Gran Canaria (1.532 km2) is the third largest island in the archipelago of the Canaries and the capital of the province of Las Palmas de Gran Canaria. It rises to a maximum height of 1,940 m at Pico de las Nieves, although the central area of the island is dotted with other high points, in particular Roque Nublo (1,813 m), Roque Saucillo (1.709 m) and Roque Bentayga (1,412 m), all well-known geographical landmarks. It is rounded, extremely rugged and scored by deep ravines and valleys that diverge radially from the centre of the island. Coastal cliffs tower above 300 m in the west, but the eastern and southern shorelines are rather flat, as is part of the north. The most outstanding geomorphological features are the massifs of Tamadaba in the northwest, Inagua in the centre-west and Amurga, in the south, in addition to the vast erosive formations of Tirajana and Tejeda calderas in the centre. The Bandama and Los Marteles calderas are fine examples of recent volcanic edifices.
From an environmental and biogeographical perspective, the island is divided into three large units, namely the north flank, which faces the northeast trade winds; the ridge or the highest point in the centre of the island; and the dry, south-facing flank. These three units mostly coincide with the geological timeline. Two major aspects distinguish Gran Canaria from neighbouring Tenerife: the existence of important sand dunes and vast beaches of golden sands, particularly in Maspalomas (southern tip), and the absence of episodes of historical volcanism. In fact, the few recent and subrecent volcanoes in Gran Canaria are situated on the north flank.
The climate is Mediterranean-like, which is true of all the Canary Islands, and is heavily influenced by the rugged nature of the island. The peaks of the centre-north and surrounding area receive the highest annual average rainfall, which can exceed 1,000 mm, while the semiarid and desert-like areas in the south, east, west and north have fewer than 250 mm. The north flank is noticeably wet, due to the northeast trade winds, which cause the formation of a sea of clouds between 600 and 1,500 m for most of the year. By way of contrast, the south is exceedingly dry and temperatures are relatively high, occasionally exceeding 40º C, although the annual average for the whole island is around 20º C. The northeast trade winds are a constant feature throughout spring and summer, but the island is occasionally blasted by hot dust-laden air, known as harmattan.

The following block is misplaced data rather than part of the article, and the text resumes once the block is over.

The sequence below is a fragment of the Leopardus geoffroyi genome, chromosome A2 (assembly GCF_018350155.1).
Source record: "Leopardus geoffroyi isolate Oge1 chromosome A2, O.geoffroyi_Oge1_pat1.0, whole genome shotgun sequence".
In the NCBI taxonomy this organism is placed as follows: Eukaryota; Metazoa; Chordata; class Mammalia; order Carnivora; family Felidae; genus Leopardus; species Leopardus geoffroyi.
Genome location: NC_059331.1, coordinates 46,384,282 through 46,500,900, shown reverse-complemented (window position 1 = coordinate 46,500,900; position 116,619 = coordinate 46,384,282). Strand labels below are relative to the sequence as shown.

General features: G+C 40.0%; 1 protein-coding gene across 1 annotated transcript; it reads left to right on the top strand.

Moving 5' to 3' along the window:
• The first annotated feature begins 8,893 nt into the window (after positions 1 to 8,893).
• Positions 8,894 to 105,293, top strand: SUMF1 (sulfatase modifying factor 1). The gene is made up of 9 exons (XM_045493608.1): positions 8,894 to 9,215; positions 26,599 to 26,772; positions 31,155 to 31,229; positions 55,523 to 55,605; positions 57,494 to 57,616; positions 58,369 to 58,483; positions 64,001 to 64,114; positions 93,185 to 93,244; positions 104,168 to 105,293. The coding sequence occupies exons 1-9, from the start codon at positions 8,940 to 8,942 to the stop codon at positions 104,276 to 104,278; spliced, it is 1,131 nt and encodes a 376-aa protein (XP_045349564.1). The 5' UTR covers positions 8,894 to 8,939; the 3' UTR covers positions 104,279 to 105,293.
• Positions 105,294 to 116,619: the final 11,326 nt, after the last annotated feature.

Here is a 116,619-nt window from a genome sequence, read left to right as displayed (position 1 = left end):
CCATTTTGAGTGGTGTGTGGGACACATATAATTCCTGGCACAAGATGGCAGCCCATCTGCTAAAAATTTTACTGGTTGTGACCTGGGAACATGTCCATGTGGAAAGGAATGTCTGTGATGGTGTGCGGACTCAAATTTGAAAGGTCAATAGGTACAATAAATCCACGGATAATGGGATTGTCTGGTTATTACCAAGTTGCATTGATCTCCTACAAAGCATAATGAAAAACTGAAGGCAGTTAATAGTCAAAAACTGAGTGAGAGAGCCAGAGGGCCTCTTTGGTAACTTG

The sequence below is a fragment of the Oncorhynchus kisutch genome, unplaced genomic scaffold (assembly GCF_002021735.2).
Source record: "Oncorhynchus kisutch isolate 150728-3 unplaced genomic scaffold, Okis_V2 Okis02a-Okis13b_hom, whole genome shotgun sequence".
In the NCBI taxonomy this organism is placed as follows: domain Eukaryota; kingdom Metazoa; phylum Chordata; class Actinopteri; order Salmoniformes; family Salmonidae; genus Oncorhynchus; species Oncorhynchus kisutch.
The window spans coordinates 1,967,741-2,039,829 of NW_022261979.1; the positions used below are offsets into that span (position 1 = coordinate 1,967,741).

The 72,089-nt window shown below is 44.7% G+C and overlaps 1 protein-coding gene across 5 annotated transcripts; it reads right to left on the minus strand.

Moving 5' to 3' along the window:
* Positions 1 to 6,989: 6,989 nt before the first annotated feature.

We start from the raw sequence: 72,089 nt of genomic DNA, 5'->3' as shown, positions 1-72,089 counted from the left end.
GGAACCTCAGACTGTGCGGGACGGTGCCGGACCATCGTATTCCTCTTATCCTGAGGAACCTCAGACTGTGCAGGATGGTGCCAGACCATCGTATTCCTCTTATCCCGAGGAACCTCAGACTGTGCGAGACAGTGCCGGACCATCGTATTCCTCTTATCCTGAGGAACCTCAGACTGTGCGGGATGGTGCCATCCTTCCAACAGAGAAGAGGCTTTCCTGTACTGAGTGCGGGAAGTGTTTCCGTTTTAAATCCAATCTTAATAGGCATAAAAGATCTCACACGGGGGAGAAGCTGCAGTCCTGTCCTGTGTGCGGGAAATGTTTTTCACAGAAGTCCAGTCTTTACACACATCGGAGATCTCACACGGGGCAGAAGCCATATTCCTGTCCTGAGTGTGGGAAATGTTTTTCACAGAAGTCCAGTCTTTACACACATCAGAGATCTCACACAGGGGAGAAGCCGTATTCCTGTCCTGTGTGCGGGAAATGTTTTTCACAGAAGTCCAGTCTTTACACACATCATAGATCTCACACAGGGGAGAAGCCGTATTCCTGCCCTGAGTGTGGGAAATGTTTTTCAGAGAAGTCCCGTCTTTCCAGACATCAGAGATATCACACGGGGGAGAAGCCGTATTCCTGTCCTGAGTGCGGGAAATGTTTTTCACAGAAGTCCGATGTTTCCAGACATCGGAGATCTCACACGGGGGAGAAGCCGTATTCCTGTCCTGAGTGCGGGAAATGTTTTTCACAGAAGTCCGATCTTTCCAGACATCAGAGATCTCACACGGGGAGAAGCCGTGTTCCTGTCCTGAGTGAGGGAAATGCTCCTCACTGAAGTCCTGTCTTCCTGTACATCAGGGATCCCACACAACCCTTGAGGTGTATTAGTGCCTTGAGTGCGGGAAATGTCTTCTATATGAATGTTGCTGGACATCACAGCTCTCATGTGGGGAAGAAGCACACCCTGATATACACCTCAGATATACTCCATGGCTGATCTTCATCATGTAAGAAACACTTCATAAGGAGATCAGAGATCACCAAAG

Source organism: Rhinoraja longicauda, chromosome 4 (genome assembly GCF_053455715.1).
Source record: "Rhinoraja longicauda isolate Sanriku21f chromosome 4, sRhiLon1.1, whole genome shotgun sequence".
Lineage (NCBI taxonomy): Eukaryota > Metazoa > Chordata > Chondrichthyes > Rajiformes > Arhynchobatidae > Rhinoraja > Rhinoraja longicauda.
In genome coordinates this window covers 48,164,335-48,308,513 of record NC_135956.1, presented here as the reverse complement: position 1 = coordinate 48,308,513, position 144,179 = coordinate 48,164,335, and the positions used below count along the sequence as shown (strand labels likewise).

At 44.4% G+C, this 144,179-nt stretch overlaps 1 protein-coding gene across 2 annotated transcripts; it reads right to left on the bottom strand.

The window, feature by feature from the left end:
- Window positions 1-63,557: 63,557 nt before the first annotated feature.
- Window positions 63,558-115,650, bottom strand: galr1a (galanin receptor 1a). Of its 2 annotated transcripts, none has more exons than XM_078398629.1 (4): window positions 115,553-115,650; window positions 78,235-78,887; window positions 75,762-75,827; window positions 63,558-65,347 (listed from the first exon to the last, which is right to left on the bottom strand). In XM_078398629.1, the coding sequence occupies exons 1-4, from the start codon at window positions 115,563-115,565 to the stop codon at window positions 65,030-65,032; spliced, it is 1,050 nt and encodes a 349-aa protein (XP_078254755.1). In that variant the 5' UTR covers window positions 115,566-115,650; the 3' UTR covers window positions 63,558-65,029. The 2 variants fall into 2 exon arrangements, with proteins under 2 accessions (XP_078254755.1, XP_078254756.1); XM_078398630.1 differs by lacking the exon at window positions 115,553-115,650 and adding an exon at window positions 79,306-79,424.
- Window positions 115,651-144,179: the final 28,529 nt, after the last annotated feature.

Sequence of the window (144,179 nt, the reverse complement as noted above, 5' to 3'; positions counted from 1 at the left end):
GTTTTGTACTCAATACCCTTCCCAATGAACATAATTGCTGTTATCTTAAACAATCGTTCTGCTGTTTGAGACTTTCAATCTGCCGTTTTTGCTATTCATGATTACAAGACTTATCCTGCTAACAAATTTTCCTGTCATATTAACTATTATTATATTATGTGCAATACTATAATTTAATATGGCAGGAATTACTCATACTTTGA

The 2010 census registers the population of Gran Canaria as 845,676. More than half live in the capital, Las Palmas de Gran Canaria, which is the largest metropolitan centre in the Canaries. The second city, in terms of population, is Telde, with 101,375 residents. In 2011, 3.3 million tourists visited Gran Canaria from Germany, the UK, mainland Spain and Sweden. The island is divided into 21 municipalities: San Bartolomé de Tirajana is the largest (333.1 km2), followed by Mogán (172.4 km2) and La Aldea de San Nicolás (123.6 km2). Towns follow a radial distribution pattern, similar to the layout of the water catchment areas and all the municipal districts, with the exception of six that extend down to the coast (Firgas, Valleseco, Teror, Santa Brígida, Vega de San Mateo and Valsequillo).
The economy of Gran Canaria is mainly based on tourism and the services sector, since the island is currently an important holiday spot for Europeans and national tourism from mainland Spain. The top resorts are located in the south—San Agustín, Playa del Inglés, Maspalomas, Puerto Rico, Tauro and Puerto de Mogán. Rural tourism is a growing sector, with small establishments appearing mainly in the north and centre of the island, where the Parador Nacional de la Cruz de Tejeda hotel is also located. An interesting addition to the standard tourist and leisure attractions are the various museums and centres associated with the Cabildo island council. Despite the expansion of tourism, traditional activities still endure in Gran Canaria. Important agricultural lands in the north produce bananas and other fruit, and vines are still grown in and around Monte Lentiscal. Tomatoes are cultivated in greenhouses in the east and south, and in the valley of La Aldea de San Nicolás. The availability of water is guaranteed basically thanks to large dams (e.g., Soria, Chira and Cueva de las Niñas) and numerous wells. Livestock farming is a growing sector, largely because of the production of quality cheeses, such as Queso de Flor and Queso de Guía, which have an excellent reputation and their own designation of origin. Livestock farming is divided into two kinds: intensive, mainly located near the coast, and traditional, on mid-altitude lands. Goats are most numerous (122,920 heads), followed by sheep (36,605), pigs (14,591) and cows (12,077). But if we add poultry farming (hens) to the equation, data from 2005-2006 show figures of 1,622,643 birds. Finally, fishing is centred on Agaete, Mogán and Arguineguín, as well as Las Palmas, a great international port and the driving force behind the island economy.